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Congress can store bipartisan success: School reform

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Congress can store bipartisan success: School reform
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Congress has a chance -- a narrowing one, given the calendar -- to prove it can do something important on a bipartisan basis: recommit the country to school reform.


Among all of President Barack Obama's priorities, this may have the longest-term significance, holding the key (along with reducing the nation's debt) to whether America can compete in the 21st century.

It has been nearly 30 years since the landmark "A Nation at Risk" report launched the education-reform movement and still, as Obama noted last month, American eighth-graders rank ninth in the world on international math tests and 11th in science.

A workforce report by the Business Roundtable warned that the United States is the only major industrialized country with a younger generation that has a lower level of high school achievement than the older generation and is second to last in college completion.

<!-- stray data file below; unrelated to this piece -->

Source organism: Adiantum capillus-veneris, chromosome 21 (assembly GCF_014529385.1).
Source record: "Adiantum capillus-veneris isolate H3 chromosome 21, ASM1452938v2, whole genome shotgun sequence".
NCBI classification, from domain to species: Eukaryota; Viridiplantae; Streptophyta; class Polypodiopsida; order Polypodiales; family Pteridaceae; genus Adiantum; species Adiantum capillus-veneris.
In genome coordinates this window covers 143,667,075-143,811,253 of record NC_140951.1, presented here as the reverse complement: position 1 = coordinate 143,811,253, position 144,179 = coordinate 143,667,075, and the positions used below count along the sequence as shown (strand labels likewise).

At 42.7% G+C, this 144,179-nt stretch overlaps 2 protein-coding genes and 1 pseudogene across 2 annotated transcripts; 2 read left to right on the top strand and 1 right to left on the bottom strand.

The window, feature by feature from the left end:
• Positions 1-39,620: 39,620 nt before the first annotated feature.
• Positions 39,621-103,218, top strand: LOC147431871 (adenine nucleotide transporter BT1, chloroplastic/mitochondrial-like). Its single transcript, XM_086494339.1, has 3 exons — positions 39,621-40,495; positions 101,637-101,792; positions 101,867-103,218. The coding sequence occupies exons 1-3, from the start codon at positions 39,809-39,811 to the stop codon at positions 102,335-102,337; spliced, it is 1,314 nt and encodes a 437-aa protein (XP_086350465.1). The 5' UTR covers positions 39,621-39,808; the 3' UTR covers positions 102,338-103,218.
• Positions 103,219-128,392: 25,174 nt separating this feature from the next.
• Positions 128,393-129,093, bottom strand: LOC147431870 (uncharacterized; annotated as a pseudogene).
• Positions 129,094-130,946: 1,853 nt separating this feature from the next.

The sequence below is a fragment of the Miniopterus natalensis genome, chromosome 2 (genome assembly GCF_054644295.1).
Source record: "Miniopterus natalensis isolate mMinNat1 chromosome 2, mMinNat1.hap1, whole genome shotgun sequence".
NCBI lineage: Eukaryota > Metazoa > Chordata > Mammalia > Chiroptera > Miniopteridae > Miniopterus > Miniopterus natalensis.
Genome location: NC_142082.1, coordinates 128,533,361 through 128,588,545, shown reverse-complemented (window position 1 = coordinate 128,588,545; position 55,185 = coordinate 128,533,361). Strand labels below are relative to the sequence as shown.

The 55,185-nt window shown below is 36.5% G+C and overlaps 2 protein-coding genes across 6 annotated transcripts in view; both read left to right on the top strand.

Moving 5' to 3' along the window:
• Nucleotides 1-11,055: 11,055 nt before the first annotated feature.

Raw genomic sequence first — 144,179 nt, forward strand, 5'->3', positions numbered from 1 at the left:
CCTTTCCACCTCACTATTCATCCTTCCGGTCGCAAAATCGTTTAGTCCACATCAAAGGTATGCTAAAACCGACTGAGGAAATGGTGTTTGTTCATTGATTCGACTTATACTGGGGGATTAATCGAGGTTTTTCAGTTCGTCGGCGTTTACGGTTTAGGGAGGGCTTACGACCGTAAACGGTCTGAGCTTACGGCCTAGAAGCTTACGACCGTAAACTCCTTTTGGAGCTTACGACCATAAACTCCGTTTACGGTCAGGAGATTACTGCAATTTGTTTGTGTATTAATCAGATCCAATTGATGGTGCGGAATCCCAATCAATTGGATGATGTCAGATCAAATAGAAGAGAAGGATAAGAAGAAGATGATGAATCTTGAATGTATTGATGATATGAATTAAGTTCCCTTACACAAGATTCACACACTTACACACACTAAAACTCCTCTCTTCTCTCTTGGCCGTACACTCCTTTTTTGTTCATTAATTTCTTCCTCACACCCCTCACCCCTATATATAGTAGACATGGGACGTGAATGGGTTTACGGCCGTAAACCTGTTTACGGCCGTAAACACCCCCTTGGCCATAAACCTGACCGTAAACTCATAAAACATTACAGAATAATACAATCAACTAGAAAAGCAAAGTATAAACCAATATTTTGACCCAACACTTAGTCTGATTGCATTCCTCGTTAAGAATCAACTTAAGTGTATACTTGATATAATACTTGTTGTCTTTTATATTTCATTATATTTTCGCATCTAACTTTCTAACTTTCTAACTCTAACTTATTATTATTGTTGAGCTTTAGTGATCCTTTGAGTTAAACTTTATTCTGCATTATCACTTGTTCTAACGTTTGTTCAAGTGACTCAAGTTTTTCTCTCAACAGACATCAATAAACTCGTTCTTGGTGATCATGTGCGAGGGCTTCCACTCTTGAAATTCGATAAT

And, as Obama pointed out last Monday, speaking to the America's Promise Alliance, a third of U.S. children fail to graduate from high school -- including half of all minority children, condemning most of them to lives of poverty and creating a huge cost to society.

Congress and the Obama administration did get off to a fast start last year with $100 billion in education aid to the states under the two-year economic stimulus package -- half of which will be handed out on a competitive basis that demands significant education reform.

But health care and other priorities have delayed action on a long-term commitment in the form of reauthorization of the Elementary and Secondary Education Act and a rewrite of the Bush administration's No Child Left Behind Act.

Obama wants to replace the NCLB's goal of having all students "proficient" in reading and math by 2014 with that of having them "college and career ready" by 2020 and having their performance benchmarked against a common international standard agreed to by all states.